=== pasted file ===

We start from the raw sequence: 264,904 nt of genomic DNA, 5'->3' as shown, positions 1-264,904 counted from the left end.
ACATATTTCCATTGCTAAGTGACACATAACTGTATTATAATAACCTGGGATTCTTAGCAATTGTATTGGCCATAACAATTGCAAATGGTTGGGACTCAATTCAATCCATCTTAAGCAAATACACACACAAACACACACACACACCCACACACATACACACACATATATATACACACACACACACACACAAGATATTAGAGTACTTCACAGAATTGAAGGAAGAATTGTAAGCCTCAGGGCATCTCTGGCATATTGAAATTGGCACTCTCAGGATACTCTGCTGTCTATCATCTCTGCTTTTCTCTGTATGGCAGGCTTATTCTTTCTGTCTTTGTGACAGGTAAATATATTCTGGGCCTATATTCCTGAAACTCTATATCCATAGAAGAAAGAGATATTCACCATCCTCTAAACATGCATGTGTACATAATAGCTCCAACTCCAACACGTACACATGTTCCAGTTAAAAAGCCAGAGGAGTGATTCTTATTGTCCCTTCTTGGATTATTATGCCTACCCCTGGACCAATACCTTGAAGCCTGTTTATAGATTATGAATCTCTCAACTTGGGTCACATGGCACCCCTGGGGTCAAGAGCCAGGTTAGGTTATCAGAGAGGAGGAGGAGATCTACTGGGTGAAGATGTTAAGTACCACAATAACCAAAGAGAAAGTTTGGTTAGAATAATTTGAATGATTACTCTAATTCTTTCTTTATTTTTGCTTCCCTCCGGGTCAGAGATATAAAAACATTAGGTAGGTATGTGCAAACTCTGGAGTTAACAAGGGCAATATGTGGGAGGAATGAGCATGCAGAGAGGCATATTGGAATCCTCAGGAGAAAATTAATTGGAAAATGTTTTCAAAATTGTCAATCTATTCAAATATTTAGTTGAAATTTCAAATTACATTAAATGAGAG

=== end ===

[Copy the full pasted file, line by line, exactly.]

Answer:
We start from the raw sequence: 264,904 nt of genomic DNA, 5'->3' as shown, positions 1-264,904 counted from the left end.
ACATATTTCCATTGCTAAGTGACACATAACTGTATTATAATAACCTGGGATTCTTAGCAATTGTATTGGCCATAACAATTGCAAATGGTTGGGACTCAATTCAATCCATCTTAAGCAAATACACACACAAACACACACACACACCCACACACATACACACACATATATATACACACACACACACACACAAGATATTAGAGTACTTCACAGAATTGAAGGAAGAATTGTAAGCCTCAGGGCATCTCTGGCATATTGAAATTGGCACTCTCAGGATACTCTGCTGTCTATCATCTCTGCTTTTCTCTGTATGGCAGGCTTATTCTTTCTGTCTTTGTGACAGGTAAATATATTCTGGGCCTATATTCCTGAAACTCTATATCCATAGAAGAAAGAGATATTCACCATCCTCTAAACATGCATGTGTACATAATAGCTCCAACTCCAACACGTACACATGTTCCAGTTAAAAAGCCAGAGGAGTGATTCTTATTGTCCCTTCTTGGATTATTATGCCTACCCCTGGACCAATACCTTGAAGCCTGTTTATAGATTATGAATCTCTCAACTTGGGTCACATGGCACCCCTGGGGTCAAGAGCCAGGTTAGGTTATCAGAGAGGAGGAGGAGATCTACTGGGTGAAGATGTTAAGTACCACAATAACCAAAGAGAAAGTTTGGTTAGAATAATTTGAATGATTACTCTAATTCTTTCTTTATTTTTGCTTCCCTCCGGGTCAGAGATATAAAAACATTAGGTAGGTATGTGCAAACTCTGGAGTTAACAAGGGCAATATGTGGGAGGAATGAGCATGCAGAGAGGCATATTGGAATCCTCAGGAGAAAATTAATTGGAAAATGTTTTCAAAATTGTCAATCTATTCAAATATTTAGTTGAAATTTCAAATTACATTAAATGAGAG